Simplified kurtosis computation detects signal interference

-May 04, 2015

Kurtosis, or the fourth central moment in statistics, is commonly used to estimate the shape of the statistical distribution of a signal (or data). It is widely used for detecting non-normality in the signal received by communication receivers used in digital communication systems, passive microwave radiometry, time-series analysis, image processing, and radio astronomy, to name a few. It also finds application in detecting energy and power in certain modulation schemes and in measuring intersystem interference for communication systems. In most of the cases, Kurtosis is primarily used to detect the presence of strong man-made radio frequency interference which contaminates the distribution and makes it non-normal. Kurtosis is calculated as shown in Equation 1.

   where:

K is the kurtosis value
X is the input data
µ is the mean of the N samples considered for the computation
? represents the average

In the case of a normal (Gaussian) distribution, the Kurtosis is 3. Since we are calculating Kurtosis for a finite number of samples, the estimated value would have some uncertainty defined by the estimation error, and hence for the normal distribution, the value would be 3 ± d (the estimation error). Thus, for a given input data set to be considered normally distributed, the value of Kurtosis must lie within these limits.

Computation of Kurtosis on an FPGA or other DSP platform is computationally intensive, primarily because it needs a division operation. This Design Idea avoids the division altogether, and uses two multipliers and other blocks to determine whether the input data passes the Kurtosis test. This approach utilizes the fact that in order to check the normality of the distribution, it is only required to determine whether the Kurtosis value falls within defined limits.

The conventional method for calculating Kurtosis involves division, as shown in Equation 2.

Rewriting Equation 2 to avoid division requires two multipliers, as shown in Equation 3. The comparators are required in either case.

The elimination of the division operation leads to significant resource savings on an FPGA. In the case of an 8-bit input, the division has to be carried out on a greater-than-16-bit dividend and divisor. This is because the computation requires multiple squaring and accumulation operations, each of which leads to bit growth. The elimination of division also makes single-cycle throughput relatively simple to implement. These features make the technique amenable to integration in real-time signal processing systems, particularly for area and timing constrained designs. The block diagram for the design described by Equation 3 is as shown in Figure 1.

 


Figure 1  Block diagram of the design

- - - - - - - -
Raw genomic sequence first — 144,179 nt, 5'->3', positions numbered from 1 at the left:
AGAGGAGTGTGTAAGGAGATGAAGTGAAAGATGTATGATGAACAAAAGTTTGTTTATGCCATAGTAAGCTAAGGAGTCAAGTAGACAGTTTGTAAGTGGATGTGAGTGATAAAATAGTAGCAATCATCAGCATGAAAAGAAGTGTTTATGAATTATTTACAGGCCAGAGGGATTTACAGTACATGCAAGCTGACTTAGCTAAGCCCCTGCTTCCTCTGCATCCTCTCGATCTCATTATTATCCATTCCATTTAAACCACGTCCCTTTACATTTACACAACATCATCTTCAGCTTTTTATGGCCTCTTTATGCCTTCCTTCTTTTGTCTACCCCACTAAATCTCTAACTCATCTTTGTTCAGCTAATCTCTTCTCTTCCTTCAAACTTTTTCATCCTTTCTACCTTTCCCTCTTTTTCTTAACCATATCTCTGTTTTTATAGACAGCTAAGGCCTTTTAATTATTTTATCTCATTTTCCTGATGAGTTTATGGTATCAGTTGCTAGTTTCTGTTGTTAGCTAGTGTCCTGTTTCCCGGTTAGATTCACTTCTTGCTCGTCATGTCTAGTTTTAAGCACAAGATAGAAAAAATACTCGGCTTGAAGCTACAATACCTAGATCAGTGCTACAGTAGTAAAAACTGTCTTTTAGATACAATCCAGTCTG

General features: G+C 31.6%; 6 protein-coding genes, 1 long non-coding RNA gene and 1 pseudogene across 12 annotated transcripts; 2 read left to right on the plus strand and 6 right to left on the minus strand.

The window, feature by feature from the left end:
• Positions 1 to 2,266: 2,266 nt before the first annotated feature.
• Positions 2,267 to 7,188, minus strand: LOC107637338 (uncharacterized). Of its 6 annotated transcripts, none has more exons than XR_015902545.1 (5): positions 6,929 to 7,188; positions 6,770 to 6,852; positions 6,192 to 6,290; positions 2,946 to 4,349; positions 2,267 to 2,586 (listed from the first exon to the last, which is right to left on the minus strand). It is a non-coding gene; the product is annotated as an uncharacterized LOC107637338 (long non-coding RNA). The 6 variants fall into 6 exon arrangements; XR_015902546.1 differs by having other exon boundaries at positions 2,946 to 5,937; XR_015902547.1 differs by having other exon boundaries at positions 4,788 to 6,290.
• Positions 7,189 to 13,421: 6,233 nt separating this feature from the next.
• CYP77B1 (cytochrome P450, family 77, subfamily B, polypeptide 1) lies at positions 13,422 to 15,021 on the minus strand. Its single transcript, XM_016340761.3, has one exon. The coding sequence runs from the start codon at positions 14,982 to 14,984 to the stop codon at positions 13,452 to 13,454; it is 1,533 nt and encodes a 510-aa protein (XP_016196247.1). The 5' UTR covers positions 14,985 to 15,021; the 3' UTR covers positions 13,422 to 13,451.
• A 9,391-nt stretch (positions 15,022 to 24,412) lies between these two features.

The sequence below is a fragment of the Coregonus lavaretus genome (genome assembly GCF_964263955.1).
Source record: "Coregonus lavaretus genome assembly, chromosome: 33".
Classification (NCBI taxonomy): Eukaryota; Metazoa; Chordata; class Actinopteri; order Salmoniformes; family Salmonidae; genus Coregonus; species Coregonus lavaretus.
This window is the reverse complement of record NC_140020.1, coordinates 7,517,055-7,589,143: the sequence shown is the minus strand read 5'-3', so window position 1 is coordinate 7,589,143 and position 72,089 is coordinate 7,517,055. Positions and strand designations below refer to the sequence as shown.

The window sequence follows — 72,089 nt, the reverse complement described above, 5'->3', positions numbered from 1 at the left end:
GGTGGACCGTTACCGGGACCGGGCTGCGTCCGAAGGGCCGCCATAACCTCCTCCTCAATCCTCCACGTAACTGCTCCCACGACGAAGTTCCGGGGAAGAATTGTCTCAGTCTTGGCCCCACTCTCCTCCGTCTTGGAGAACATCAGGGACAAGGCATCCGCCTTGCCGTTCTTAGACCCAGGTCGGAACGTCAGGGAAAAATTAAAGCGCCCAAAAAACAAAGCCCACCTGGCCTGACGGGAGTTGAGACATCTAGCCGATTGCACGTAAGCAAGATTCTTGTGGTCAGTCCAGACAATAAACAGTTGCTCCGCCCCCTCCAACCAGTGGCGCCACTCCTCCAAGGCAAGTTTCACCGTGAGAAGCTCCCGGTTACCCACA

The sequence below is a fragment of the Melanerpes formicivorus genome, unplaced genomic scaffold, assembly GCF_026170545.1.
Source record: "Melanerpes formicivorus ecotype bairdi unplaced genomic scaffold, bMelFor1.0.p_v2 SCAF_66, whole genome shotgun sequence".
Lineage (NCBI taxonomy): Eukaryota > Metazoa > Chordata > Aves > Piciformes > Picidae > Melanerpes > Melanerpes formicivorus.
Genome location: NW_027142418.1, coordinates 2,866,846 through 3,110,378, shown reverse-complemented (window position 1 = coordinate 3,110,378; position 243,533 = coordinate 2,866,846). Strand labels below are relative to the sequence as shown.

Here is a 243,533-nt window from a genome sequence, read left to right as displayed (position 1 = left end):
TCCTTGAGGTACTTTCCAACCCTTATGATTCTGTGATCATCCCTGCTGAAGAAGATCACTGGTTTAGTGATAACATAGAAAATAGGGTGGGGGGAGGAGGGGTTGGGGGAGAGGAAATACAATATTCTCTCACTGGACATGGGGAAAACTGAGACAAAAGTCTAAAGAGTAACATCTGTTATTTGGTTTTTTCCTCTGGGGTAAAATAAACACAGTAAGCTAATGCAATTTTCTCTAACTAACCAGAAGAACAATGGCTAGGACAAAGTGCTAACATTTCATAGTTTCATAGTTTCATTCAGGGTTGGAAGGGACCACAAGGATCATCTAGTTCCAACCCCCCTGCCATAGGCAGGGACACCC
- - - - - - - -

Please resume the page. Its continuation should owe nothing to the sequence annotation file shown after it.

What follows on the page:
This idea can be extended to finding abnormalities in distributions other than the normal distribution by changing the expected value of K and d if the window size changes.

The design was tested on a Xilinx FPGA by providing digital samples of an 8-bit pure Gaussian signal, a Gaussian signal with impulse interference, and a sinusoidal signal. The design was created using Xilinx System Generator and uses about 2% of the hardware resources on a Virtex-5 FPGA for 8-bit data having a window size of 1024 samples. The design has been tested up to a 250 MHz clock frequency. A design using a divider would require about 8-10% of the FPGA, and would increase the latency of the Kurtosis computation.




Figure 2
 View of the Kurtosis design made using Xilinx System Generator

Referencing Figure 2: the multiplier blocks are used as fixed point, and one inputs of each is a constant (the estimation errors). The delay added in the multiplier block is shown by the z-3 parameter, indicating three clock cycles, which is added to meet the timing requirements. The multipliers are followed by a set of comparators to check that the Kurtosis is within the prescribed limits. The comparison outputs are ANDed to get the final output. A value of ‘1’ at the output indicates that the input distribution is Gaussian, and a ‘0’ indicates otherwise.

A design file is available to download.

Although the design was tested in an FPGA-based real-time system as a detector for removal of samples corrupted by interference, it is also effective for implementing a software-based Kurtosis test.

Applications of Kurtosis computation in the field of digital signal processing and digital communication are:

  1. Removal of radio frequency interference in data received by highly sensitive communications receivers of passive microwave radiometer. Used in satellite payloads to remove pulsed interference and modulated interference from the received signal.
  2. Mitigation of radio frequency interference to improve the sensitivity of radio telescope receivers. It is useful to remove time and frequency domain impulsive interference due to power-line sparking, automobiles, communication transmitters, etc.
  3. Detection and removal of non-normality due to impulsive interference in time and spectral domain signal.
  4. Finding the statistical distribution of the received signal in digital communication receivers. This helps in testing receiver performance in the presence of interference.
  5. Energy and power detection in on-off keying based modulation, useful for certain ultra-wideband systems.
  6. Measurement of intersystem interference.

 

Also see:

 

 

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